Toward a Theology of Hobbies, Part 4

by Lee Anderson Jr. —

What do you think of when you hear the word “idol”? I suspect that many of us picture some kind of statue made out of wood, stone, or metal, fashioned in the image either of a false god or a deified human leader (e.g., 1 Samuel 5:2–5; Daniel 3:1). Those are idols in the rawest sense. But the Bible speaks of idols that take other forms, and of idolatry being a sin far more nuanced that simply bowing down before statues.

More broadly understood, an idol is anything that we love more than the one true God, anything to which we are devoted above Him, or anything that occupies the place in our hearts that ought to be reserved for the Lord Jesus Christ (cf. 1 Peter 3:15). These idols are not always obvious, and we sometimes fail to recognize them. That is often because it is possible to have a measure of outward conformity to God’s expectations and feigned worship for Him while still erecting idols of all sorts in our hearts (see especially Ezekiel 14:1–11).1

In Part 1 of this series, we looked at several questions aimed at helping us to understand better what the Bible has to say about our pursuit of hobbies. One of these was, does our hobby risk becoming an idol or a distraction? There are three main ways this can happen.

The first is when the things we accumulate in the enjoyment of our hobbies become idols in themselves. This is especially true of hobbies that focus on collecting things. Although it is not inherently sinful to appreciate the uniqueness, rarity, craftsmanship, etc. of a collectable, it does pose a problem when that thing occupies a treasured place in our heart (which is often evidenced when we start thinking of our own self-worth in terms of what we have). Very closely related is the covetous pursuit of a collectable. Again, it is not sinful to enjoy the thrill of hunting down a rare item (though, in my opinion, online auction sites have removed some of the fun of seeking out rare collectables in person). However, once that pursuit consumes us, it invariably begins to turn into covetousness and greed, which the Bible calls idolatry (Ephesians 5:5; Colossians 3:5). For those of us involved in such hobbies, we must watch to avoid such pitfalls.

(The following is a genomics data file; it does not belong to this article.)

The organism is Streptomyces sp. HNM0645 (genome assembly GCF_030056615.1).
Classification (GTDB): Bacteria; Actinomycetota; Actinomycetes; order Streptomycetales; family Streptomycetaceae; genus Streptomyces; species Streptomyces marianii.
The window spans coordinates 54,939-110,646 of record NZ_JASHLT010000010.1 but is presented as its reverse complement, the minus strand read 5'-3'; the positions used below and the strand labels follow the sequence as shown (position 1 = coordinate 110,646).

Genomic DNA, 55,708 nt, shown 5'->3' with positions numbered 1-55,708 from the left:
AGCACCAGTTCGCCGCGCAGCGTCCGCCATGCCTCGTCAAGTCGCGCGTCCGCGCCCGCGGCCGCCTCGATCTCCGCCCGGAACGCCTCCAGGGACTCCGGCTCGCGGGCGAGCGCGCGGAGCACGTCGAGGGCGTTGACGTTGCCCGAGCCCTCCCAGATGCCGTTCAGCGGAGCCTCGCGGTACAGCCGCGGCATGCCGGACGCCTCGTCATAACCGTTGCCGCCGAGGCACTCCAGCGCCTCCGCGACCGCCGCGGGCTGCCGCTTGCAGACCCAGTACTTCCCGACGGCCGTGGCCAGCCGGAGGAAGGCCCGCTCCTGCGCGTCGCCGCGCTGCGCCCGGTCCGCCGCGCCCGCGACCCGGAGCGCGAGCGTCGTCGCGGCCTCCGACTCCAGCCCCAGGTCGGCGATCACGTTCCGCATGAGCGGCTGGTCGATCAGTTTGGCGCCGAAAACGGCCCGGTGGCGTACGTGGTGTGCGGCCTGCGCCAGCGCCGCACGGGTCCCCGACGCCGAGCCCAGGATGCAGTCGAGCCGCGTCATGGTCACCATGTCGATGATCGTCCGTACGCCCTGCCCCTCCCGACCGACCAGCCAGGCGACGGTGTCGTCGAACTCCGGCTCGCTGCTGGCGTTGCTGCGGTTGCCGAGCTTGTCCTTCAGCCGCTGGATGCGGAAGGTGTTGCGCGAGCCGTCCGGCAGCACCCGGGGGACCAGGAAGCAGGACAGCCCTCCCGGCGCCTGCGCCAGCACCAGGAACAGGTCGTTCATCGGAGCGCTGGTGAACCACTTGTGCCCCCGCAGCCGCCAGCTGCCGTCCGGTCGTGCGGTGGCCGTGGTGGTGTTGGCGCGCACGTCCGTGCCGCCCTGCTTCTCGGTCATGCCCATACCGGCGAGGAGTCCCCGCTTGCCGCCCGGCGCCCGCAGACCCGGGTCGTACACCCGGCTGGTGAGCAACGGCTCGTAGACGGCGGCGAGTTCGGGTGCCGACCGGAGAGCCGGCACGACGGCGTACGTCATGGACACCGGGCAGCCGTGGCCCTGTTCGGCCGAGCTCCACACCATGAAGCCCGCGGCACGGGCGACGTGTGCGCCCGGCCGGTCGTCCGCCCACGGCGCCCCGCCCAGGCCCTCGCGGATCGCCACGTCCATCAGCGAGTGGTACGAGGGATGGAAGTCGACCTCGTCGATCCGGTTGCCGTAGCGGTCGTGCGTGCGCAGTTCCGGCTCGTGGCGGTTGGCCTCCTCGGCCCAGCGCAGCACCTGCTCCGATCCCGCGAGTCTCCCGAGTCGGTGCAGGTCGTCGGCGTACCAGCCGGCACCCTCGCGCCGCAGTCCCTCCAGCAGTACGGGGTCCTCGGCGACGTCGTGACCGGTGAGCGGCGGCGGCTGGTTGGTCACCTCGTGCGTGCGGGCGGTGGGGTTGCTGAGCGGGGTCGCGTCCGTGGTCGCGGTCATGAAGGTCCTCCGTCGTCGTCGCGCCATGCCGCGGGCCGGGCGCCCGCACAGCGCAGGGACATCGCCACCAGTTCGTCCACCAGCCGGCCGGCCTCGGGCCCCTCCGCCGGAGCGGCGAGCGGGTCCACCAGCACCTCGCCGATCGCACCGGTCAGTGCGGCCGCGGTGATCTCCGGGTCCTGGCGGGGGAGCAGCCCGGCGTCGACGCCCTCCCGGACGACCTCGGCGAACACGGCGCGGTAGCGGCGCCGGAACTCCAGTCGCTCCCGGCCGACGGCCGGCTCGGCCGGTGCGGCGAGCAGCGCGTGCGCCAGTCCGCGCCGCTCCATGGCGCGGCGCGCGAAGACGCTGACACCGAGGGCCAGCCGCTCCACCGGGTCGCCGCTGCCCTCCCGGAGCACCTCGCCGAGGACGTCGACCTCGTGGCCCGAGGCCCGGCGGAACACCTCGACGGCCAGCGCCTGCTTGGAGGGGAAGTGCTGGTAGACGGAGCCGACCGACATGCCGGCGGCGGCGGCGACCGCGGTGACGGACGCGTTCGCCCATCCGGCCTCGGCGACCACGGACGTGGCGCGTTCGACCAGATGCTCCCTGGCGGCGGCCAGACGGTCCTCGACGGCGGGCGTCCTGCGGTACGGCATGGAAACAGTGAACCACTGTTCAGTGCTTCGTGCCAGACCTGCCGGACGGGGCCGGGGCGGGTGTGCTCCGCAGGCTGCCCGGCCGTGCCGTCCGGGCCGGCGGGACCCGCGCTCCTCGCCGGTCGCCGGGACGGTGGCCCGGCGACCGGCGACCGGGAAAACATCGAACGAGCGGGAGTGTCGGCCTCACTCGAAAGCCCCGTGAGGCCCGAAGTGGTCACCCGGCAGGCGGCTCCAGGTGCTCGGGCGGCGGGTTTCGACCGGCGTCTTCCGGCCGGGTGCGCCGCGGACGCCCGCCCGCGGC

A second way in which idolatry crops up in our hobbies is when the hobby as a whole becomes the focal point of our existence. In this case, there is not necessarily a tangible thing we set up as an idol, but our involvement in the hobby becomes the controlling factor in how we live our lives. Our devotion to our personal interests wrapped up in the hobby directs our decisions, delineates our goals and objectives, and (all-too-often) even determines the objects and measure of our affections. When that happens, the hobby itself—abstract a concept though that may be—takes on the role of god. How do we know if our hobby has reached that point? A good gauge is to examine our lives and see if our hobby has, in the time and energy we give to it, caused us to minimize the attention we give to things that Scripture establishes as more important—especially those things directly concerning our relationship with God (such as prayer and Bible reading).